Legal protection of trees in the Isle of Man
Trees in the Isle of Man are protected under The Tree Preservation Act 1993. The Department of Environment, Food and Agriculture (DEFA) administers the Act and the Department’s Tree Protection Policy describes how DEFA will fulfil its statutory duty. It stipulates how various aspects of the legislation have been interpreted by DEFA, how the tree register will be administered, and how applications to carry out work will be handled.
This legislation provides 2 levels of protection to the Island’s trees:
Level 1 – The basic level of protection
All trees which have a stem diameter greater than 8 cm (equivalent circumference, 25cm), measured at a point 1.5m above ground level, are protected against felling (cutting down) and uprooting. To remove a protected tree you must apply for a licence from DEFA. Intentional or reckless damage which destroys a tree or is likely to destroy a tree is also prohibited.
Unless a tree is included in the Department’s “Tree Register” (see below) a licence is not required to remove or prune branches; or to reduce the overall height of a tree, provided it does not result in the demise or death of the tree.
Fruit trees within gardens (e.g. orchard trees) and dead trees do not require a felling licence to be removed or pruned.
Level 2 - Registered trees
A more comprehensive level of protection is afforded to trees which have significant amenity value. If it appears to the Department your tree(s) ought to be preserved in the interests of amenity then the Department may enter the tree(s) on to the ‘Tree Register’. If the trees in question are registered, regardless of size or species, no work of any kind can be undertaken without specific written approval from DEFA.
You can find out if your trees are registered by using the Government’s online mapping service or by enquiring at the Departments offices in St. Johns (Tel: + 44 1624 695701).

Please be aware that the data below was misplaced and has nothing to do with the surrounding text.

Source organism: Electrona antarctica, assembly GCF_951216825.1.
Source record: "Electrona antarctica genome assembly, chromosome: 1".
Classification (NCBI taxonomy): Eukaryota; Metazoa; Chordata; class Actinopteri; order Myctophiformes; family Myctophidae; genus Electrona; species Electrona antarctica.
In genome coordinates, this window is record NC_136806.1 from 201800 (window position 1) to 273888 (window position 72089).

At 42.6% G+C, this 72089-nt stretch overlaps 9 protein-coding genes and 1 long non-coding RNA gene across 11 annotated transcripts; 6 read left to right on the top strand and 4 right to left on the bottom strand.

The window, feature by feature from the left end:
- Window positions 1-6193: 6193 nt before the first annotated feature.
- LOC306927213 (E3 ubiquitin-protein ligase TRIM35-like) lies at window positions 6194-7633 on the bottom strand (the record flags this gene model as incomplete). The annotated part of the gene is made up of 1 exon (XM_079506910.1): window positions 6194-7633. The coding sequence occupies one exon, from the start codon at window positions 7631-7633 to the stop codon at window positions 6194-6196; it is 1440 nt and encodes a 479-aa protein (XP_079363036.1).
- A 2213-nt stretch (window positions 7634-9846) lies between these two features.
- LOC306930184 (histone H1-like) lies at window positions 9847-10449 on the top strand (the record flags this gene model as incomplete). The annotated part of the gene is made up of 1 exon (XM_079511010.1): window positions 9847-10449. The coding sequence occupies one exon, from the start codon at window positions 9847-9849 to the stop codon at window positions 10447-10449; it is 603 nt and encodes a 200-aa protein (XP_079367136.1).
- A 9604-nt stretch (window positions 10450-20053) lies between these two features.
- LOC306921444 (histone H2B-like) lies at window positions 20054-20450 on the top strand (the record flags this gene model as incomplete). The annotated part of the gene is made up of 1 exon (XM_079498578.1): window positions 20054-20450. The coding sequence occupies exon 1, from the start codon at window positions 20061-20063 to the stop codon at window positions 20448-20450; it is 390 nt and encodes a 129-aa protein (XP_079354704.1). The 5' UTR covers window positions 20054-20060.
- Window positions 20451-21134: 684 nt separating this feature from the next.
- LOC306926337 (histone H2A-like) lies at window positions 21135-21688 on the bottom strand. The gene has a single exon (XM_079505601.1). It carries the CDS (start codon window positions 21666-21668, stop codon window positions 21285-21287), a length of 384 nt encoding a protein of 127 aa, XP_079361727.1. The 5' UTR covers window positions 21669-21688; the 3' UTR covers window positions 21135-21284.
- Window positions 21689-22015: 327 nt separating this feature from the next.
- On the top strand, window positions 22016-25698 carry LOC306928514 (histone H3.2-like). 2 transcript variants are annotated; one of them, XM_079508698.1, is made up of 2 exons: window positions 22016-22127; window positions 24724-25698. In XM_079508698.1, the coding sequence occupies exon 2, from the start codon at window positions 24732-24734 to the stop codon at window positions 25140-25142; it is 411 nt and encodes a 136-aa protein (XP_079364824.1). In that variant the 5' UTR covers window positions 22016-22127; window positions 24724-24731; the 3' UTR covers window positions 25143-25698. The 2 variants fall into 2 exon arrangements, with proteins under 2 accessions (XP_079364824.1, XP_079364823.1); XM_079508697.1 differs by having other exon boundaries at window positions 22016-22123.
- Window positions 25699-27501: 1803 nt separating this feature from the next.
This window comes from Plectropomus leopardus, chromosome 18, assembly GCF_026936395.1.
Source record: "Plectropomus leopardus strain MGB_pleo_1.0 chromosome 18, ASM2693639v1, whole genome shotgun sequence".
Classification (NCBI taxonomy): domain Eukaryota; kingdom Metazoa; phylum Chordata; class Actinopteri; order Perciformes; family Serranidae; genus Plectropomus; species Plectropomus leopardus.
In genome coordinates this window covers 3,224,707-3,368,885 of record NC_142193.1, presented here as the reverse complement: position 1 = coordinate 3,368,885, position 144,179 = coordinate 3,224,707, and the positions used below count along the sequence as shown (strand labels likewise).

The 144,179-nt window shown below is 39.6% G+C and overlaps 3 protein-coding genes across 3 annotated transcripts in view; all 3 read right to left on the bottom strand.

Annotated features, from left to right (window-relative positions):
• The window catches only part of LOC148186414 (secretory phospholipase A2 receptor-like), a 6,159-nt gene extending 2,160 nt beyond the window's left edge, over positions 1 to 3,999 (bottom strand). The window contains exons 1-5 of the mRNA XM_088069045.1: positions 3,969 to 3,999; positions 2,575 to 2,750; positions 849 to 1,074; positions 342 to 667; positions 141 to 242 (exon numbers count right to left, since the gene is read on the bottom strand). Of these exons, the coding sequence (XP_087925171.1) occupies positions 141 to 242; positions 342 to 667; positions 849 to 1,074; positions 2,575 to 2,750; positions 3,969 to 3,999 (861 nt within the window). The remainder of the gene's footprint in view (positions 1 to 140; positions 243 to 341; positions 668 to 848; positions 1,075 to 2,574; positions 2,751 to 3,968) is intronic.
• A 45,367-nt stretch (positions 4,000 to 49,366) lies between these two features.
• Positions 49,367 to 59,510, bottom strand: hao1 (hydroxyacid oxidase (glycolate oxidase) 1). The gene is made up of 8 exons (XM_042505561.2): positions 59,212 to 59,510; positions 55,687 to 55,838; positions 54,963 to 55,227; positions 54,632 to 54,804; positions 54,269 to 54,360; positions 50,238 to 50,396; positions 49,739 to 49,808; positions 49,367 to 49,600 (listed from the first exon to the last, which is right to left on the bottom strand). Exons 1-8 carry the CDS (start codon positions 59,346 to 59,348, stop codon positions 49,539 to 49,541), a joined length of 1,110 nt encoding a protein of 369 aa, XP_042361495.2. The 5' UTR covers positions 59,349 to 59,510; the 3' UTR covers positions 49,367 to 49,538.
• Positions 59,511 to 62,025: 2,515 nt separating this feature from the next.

Applying for a licence
In order for a tree to be felled, uprooted or otherwise destroyed, or for work to be undertaken on a registered tree, a tree owner must obtain a tree felling licence.
To be accepted as a valid application your submission must:
- be made on latest version of the application form
- be completed in full and within sufficient detail
- be signed and dated by the applicant
- include a plan showing the location of the trees
- include photos of the trees
- include information about the size (circumference) of the trees in question
Please note that the Departments officer’s do not carry out tree safety or risk assessments. If you are a tree owner you have a duty of care towards those who could be affected by your trees. If you are concerned about tree safety you should seek the advice of an arboricultural specialist who is qualified and insured to undertake tree risk assessments.
Tree work (arboriculture) requires a high degree of technical competence, supported by training and experience. For these reasons DEFA recommends that tree work is undertaken by well trained, competent arborists, experienced at the type of work being undertaken, e.g. tree pruning/tree removal. To see a list of accredited contractors available, please view the Accredited Contractors webpage.
Trees on development sites
The defence listed under Section 4(4) of the TPA allows for work to be undertaken on trees without a licence where it is required to facilitate approved development operations. The Department interprets the existence of this defence to mean that a planning approval which permits the removal of a tree (or trees) has the same effect as a licence granted by the Department to that effect. If the Department is satisfied that approval of the Planning Committee in a given instance constitutes “written consent” to the tree work, taking account of the wording of the approval and of the planning application and its accompanying documents, then it will not require the person concerned to submit a separate application under Section 5 of the TPA.
Trees provide important habitats for wildlife, such as nesting birds and roosting bats. You should be aware that both are protected under the Wildlife Act (1990) and it is an offence to damage or disturb bats or their roosts, or to damage active bird nests.
When considering the felling or limbing of a tree, you are reminded that checks should be made to see if the tree contains active bird nests (especially from March to July) or holes/cracks used by bats to roost or hibernate in. Reckless activities which result in the disturbance of nesting birds or bats may result in prosecution.
Contact for more information
Department of Environment
Food and Agriculture
Thie Slieau Whallian
Isle of Man
+44 1624 695701